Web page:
Generate and deploy mynt static sites with a git post-receive hook

Friday, September 12, 2014

Mynt is a great static site generator, which renders markdown pages to a beautiful blog. This includes an index page, tags, and an RSS feed. This article explains, how to go further and automate the process of deployment from your local machine to a webserver with git hooks. All you need is a webserver with SSH access.

Installing mynt on the webserver

To generate the mynt static pages, you have to install mynt on the webserver. A good way is to create a virtual environment first with virtualenv.

On the webserver:

mkdir /var/mynt && cd /var/mynt
virtualenv env --no-site-packages
source env/bin/activate
pip install mynt
deactivate

Creating the Git repositories

Let’s start from scratch: First create a bare git repository on the server. It will contain only version control stuff and no source files. Later this will be the repository you are pushing to.

On the webserver:

mkdir /var/repo.git && cd /var/repo.git
git --bare init

In addition to that, two directories are required on the server: a directory containing the the mynt source files (not the already generated static pages) and a directory containing the generated pages. The latter gets served by a webserver like Apache or nginx. These directories remain empty for now.

mkdir -p /var/mynt/<blog.domain.com>
mkdir -p /var/www/<blog.domain.com>

The next step is to create a repository on the local machine, which contains the mynt source files. In the following commands a git repository is initialized in the mynt sources directory. Then all files are added and committed.

On the local machine:

cd <path/to/mynt_sources>
git init
git add .
git commit

Then the Git repository on the webserver has to be added as a remote source in the local repo, so you can push the mynt files to the webserver later:

git remote add production ssh://<user>@<domain.com>:<port>/var/repo.git

Creating the Git post-receive hook

Now that the repositories are set, let’s create a Git hook! Git hooks are scripts, which are executed when certain Git-actions like pushing or committing occur. You can learn more in the Git documentation. There are client-side and server-side hooks. As you want to generate the static pages on the webserver, you have to create a post-recveive hook on the server-side, which runs after the entire push-process is completed.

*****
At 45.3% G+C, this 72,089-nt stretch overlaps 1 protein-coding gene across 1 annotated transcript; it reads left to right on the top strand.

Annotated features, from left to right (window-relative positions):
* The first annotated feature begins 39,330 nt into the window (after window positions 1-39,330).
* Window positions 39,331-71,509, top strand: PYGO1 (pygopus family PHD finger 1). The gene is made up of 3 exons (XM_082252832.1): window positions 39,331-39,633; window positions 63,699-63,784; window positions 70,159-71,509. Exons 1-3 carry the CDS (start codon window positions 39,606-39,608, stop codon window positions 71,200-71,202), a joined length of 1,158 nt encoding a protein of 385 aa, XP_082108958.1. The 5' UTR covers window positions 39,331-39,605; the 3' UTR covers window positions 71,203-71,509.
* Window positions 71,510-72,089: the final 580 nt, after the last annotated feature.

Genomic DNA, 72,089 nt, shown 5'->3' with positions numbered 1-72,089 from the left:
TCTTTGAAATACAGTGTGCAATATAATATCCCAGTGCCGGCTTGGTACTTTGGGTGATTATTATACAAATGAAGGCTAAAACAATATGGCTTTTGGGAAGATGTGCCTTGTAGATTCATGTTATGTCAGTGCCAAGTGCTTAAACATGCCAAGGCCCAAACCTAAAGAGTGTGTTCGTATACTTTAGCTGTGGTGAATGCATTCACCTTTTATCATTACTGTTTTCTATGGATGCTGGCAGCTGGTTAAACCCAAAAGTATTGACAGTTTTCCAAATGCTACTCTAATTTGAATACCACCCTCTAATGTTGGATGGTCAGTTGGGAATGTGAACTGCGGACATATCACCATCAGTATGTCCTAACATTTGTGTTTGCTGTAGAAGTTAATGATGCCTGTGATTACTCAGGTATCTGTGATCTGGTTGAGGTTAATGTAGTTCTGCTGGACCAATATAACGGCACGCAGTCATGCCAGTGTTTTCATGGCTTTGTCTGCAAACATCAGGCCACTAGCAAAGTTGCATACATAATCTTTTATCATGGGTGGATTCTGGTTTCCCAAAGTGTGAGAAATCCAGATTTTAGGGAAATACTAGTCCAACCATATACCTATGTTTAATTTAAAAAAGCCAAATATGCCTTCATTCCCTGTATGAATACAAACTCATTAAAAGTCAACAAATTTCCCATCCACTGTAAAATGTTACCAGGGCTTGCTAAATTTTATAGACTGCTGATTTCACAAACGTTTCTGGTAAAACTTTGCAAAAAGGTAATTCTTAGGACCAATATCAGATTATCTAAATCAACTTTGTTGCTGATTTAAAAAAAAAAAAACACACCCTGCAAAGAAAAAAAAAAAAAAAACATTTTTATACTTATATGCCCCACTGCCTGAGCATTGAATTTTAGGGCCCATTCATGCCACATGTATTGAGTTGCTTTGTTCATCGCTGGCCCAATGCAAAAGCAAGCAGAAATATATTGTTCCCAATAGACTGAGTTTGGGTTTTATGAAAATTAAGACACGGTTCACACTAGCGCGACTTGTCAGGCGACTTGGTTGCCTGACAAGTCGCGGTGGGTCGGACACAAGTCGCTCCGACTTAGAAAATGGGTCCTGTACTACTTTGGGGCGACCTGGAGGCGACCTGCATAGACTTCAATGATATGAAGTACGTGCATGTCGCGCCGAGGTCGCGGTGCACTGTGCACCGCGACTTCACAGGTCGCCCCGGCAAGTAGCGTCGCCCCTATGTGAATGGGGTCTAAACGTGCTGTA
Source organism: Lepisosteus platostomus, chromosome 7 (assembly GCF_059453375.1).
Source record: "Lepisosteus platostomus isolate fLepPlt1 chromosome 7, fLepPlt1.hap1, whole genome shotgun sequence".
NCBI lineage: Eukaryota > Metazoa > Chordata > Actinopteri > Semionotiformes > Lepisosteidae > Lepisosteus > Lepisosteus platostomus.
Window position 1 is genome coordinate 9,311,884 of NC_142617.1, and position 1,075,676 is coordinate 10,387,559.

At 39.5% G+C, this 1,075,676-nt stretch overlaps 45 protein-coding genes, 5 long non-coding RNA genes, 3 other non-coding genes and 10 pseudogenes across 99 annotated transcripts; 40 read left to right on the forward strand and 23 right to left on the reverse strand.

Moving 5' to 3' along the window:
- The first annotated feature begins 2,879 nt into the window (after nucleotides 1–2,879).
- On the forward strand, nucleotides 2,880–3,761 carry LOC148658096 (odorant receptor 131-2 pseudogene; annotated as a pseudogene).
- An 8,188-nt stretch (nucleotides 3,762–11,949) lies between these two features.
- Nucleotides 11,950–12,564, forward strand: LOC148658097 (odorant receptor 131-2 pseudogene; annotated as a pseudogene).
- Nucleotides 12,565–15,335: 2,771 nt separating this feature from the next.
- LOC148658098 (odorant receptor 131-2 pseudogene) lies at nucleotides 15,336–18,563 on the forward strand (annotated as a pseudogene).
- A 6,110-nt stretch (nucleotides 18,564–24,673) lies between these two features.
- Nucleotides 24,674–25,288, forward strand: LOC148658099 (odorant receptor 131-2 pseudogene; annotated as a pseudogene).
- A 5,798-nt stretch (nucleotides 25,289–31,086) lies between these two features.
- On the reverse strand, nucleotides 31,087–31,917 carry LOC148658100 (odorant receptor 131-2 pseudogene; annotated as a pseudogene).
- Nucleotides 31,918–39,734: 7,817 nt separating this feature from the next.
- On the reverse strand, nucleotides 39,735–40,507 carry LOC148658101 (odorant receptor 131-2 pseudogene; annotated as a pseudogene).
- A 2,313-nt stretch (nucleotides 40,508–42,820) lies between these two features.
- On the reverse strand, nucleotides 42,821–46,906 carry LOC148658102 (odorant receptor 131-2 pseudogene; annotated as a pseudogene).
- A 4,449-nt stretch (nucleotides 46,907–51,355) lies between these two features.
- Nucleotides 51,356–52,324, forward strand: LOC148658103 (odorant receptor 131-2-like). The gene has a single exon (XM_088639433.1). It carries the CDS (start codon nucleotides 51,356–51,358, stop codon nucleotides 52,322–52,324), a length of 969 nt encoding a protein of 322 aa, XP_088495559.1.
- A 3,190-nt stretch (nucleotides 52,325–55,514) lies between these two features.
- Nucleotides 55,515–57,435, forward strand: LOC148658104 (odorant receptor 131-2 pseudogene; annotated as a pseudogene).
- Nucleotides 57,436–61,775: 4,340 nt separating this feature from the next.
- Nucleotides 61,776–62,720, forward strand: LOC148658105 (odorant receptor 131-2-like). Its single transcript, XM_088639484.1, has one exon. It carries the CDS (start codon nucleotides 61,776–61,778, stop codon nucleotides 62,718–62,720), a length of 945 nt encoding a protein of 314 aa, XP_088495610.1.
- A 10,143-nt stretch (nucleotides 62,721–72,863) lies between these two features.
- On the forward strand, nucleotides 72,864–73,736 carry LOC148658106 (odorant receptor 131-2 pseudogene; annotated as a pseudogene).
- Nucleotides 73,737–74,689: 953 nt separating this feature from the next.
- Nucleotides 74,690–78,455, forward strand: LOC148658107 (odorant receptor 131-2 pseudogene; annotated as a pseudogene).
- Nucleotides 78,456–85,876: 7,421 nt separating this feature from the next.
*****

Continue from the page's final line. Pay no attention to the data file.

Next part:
On the webserver:

cd /var/repo.git/hooks
nano post-receive

post-receive:

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#!/bin/sh
git --work-tree=/var/mynt/<blog.domain.com> --git-dir=/var/repo.git checkout -f
cd /var/mynt
echo ">> Starting mynt process:"
env/bin/mynt gen /var/www/<blog.domain.com>  -f

This post-receive hook script does a checkout to the working tree (the directory for the mynt source files we created earlier) and generates the static sites into the production webserver directory.

Testing the hook

To see the post-receive hook in action, just create some articles in your mynt project on your local machine. Then you can add, commit and push your changes to the server.

On the local machine:

cd <path/to/mynt_sources>
git add .
git commit
git push production master

If all went well, you should see something like the following in the terminal:

Delta compression using up to 4 threads.
Compressing objects: 100% (4/4), done.
Writing objects: 100% (4/4), 677 bytes | 0 bytes/s, done.
Total 4 (delta 2), reused 0 (delta 0)
remote: >> Starting mynt process:
remote: >> Parsing
remote: >> Rendering
remote: >> Generating
remote: Completed in 0.246s

The remote messages indicate, that the post-received hook got successfully called by Git. If you are running a configured Apache or nginx webserver, the generated pages should be live at http://<blog.domain.com>. If you want, you can extend the hook and add less compilation or minifying your css files for example. Last but not least thanks to @derroman, who pointed me to git hooks.